Dan Gladden greeted a visitor at the top of the driveway overlooking his 64-acre property with an observation.
"Those are tennis shoes," he said. "They're going to get dirty."
Gladden instructed me previously to bring boots because he planned to put me to work during a visit to his home for an interview.
Not quite sure whether he was kidding, I threw a pair of boots in the back seat just in case.
He wasn't kidding.
"If you go anywhere near that place," Gladden's close friend and former Twins teammate Al Newman warned, "there's a pretty good chance you're going to have shovel in your hand."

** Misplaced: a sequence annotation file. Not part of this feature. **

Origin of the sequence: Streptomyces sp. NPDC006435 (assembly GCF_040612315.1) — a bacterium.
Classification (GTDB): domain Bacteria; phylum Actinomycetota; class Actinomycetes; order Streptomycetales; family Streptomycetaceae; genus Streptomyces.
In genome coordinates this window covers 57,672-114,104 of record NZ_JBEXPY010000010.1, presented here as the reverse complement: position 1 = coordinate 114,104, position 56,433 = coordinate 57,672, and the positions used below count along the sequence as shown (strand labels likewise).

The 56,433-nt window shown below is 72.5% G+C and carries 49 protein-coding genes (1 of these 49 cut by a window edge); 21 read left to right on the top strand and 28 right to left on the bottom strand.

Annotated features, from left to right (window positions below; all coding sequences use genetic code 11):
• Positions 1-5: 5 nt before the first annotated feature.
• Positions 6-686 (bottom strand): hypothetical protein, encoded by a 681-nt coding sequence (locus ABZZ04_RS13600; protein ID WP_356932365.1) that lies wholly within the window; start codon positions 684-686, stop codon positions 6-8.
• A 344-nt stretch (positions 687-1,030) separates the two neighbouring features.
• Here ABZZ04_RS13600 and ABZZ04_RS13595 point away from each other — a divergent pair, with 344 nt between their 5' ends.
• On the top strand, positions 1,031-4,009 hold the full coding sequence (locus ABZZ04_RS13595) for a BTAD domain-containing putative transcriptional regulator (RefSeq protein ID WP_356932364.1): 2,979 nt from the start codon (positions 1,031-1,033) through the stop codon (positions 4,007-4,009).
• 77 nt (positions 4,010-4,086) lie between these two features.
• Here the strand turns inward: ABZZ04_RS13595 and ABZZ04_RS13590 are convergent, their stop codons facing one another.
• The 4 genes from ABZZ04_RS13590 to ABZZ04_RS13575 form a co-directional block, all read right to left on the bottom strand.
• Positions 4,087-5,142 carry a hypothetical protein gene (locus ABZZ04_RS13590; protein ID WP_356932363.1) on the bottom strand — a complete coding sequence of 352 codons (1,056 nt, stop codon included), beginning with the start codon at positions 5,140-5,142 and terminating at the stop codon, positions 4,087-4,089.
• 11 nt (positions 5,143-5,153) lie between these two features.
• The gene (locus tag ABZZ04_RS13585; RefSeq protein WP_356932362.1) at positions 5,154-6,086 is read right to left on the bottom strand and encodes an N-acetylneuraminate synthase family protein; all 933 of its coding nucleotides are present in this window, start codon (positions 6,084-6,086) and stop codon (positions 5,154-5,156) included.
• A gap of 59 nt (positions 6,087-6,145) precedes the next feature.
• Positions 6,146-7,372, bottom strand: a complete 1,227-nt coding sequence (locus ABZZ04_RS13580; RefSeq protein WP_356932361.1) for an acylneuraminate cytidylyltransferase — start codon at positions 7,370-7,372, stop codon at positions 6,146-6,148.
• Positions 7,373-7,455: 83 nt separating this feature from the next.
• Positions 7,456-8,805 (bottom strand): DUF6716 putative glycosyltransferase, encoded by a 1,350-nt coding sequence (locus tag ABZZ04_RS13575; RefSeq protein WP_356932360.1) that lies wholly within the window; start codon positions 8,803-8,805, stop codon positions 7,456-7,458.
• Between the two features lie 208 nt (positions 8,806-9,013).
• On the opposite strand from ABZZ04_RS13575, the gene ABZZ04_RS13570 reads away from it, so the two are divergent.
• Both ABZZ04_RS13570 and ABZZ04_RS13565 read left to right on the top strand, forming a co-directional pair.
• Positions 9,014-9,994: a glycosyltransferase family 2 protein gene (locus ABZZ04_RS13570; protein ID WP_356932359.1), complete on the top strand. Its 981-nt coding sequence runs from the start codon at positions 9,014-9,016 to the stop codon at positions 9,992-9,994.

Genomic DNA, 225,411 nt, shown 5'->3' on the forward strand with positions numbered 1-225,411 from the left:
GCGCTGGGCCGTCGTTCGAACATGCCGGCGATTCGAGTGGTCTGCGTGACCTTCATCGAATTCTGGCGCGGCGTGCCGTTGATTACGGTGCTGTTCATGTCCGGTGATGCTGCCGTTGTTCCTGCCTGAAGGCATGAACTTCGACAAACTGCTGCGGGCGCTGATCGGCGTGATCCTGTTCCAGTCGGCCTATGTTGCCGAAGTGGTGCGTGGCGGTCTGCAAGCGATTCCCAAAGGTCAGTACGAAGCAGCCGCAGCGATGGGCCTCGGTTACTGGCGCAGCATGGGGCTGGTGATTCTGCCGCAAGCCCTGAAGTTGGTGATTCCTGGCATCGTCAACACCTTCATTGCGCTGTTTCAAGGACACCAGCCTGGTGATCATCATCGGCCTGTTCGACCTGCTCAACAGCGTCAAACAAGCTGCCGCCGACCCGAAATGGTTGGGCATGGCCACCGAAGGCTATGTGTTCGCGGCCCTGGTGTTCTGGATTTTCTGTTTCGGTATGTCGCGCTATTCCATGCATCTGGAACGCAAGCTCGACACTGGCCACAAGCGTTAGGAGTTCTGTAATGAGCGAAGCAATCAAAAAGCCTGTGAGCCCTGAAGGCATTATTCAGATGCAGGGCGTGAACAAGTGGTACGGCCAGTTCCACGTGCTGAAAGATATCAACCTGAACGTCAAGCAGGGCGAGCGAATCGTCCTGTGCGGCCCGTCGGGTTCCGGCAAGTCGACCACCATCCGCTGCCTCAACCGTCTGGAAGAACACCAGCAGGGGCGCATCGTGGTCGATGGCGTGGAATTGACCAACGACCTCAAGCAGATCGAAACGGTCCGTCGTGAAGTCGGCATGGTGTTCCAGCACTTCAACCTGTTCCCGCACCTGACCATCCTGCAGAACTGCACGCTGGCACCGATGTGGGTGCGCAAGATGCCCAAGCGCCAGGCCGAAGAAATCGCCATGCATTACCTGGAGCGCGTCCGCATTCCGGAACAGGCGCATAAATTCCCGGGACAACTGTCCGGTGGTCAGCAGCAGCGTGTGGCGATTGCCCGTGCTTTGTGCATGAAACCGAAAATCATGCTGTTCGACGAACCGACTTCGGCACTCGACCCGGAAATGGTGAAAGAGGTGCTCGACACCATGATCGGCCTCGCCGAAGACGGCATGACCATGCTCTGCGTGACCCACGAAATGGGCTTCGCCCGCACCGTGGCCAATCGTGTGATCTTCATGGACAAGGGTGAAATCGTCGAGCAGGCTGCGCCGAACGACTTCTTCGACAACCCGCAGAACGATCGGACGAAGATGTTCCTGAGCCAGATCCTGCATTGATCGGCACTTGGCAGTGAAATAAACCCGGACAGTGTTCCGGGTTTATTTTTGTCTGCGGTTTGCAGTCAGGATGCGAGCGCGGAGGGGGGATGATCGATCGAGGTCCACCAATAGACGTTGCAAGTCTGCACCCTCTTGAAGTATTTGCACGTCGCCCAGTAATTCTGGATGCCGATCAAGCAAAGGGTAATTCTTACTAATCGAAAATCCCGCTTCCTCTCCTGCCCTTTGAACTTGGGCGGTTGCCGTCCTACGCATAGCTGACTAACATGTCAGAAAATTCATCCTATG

Not a shovel on this day, but plastic cups filled with frozen water that we placed at the base of pine trees he planted throughout the grounds in spots that can't be reached by sprinklers.
"The drought is killing me," Gladden said, driving his Bobcat UTV past fields of corn, hops and alfalfa. "I've got a project for you."
And off we went.
The man who scored the winning run in the 10th inning of Game 7 of the 1991 World Series can be found here most days, his own slice of utopia.